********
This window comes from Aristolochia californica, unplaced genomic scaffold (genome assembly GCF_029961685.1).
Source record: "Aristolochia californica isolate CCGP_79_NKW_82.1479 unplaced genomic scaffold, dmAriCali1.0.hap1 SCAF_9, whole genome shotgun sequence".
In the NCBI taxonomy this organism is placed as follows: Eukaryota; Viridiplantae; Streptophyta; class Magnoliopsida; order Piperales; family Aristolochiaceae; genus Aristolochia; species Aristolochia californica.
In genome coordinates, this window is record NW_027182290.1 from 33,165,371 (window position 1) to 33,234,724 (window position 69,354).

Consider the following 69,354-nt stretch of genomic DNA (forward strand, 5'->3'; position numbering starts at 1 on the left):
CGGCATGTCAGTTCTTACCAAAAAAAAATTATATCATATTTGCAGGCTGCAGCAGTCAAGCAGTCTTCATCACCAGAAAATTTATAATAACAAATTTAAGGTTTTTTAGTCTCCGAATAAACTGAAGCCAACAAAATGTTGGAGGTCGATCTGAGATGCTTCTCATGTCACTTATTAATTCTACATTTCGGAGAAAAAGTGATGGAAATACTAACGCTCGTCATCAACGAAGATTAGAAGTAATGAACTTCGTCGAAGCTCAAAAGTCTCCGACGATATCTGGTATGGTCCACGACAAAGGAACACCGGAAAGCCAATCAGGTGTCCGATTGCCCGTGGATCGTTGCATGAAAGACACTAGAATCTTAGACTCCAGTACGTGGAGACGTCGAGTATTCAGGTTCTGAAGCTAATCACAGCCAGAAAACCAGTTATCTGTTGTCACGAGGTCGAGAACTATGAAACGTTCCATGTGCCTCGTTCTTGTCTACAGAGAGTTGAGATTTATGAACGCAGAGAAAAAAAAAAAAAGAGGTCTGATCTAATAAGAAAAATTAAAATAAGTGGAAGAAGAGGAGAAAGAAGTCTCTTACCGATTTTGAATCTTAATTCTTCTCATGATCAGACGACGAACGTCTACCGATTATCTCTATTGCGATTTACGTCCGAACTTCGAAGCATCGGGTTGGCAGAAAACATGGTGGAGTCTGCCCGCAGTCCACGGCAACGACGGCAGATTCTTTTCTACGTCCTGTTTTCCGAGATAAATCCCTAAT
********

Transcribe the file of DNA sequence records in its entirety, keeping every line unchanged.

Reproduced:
This window comes from Aristolochia californica, unplaced genomic scaffold (genome assembly GCF_029961685.1).
Source record: "Aristolochia californica isolate CCGP_79_NKW_82.1479 unplaced genomic scaffold, dmAriCali1.0.hap1 SCAF_9, whole genome shotgun sequence".
In the NCBI taxonomy this organism is placed as follows: Eukaryota; Viridiplantae; Streptophyta; class Magnoliopsida; order Piperales; family Aristolochiaceae; genus Aristolochia; species Aristolochia californica.
In genome coordinates, this window is record NW_027182290.1 from 33,165,371 (window position 1) to 33,234,724 (window position 69,354).

Consider the following 69,354-nt stretch of genomic DNA (forward strand, 5'->3'; position numbering starts at 1 on the left):
CGGCATGTCAGTTCTTACCAAAAAAAAATTATATCATATTTGCAGGCTGCAGCAGTCAAGCAGTCTTCATCACCAGAAAATTTATAATAACAAATTTAAGGTTTTTTAGTCTCCGAATAAACTGAAGCCAACAAAATGTTGGAGGTCGATCTGAGATGCTTCTCATGTCACTTATTAATTCTACATTTCGGAGAAAAAGTGATGGAAATACTAACGCTCGTCATCAACGAAGATTAGAAGTAATGAACTTCGTCGAAGCTCAAAAGTCTCCGACGATATCTGGTATGGTCCACGACAAAGGAACACCGGAAAGCCAATCAGGTGTCCGATTGCCCGTGGATCGTTGCATGAAAGACACTAGAATCTTAGACTCCAGTACGTGGAGACGTCGAGTATTCAGGTTCTGAAGCTAATCACAGCCAGAAAACCAGTTATCTGTTGTCACGAGGTCGAGAACTATGAAACGTTCCATGTGCCTCGTTCTTGTCTACAGAGAGTTGAGATTTATGAACGCAGAGAAAAAAAAAAAAAGAGGTCTGATCTAATAAGAAAAATTAAAATAAGTGGAAGAAGAGGAGAAAGAAGTCTCTTACCGATTTTGAATCTTAATTCTTCTCATGATCAGACGACGAACGTCTACCGATTATCTCTATTGCGATTTACGTCCGAACTTCGAAGCATCGGGTTGGCAGAAAACATGGTGGAGTCTGCCCGCAGTCCACGGCAACGACGGCAGATTCTTTTCTACGTCCTGTTTTCCGAGATAAATCCCTAAT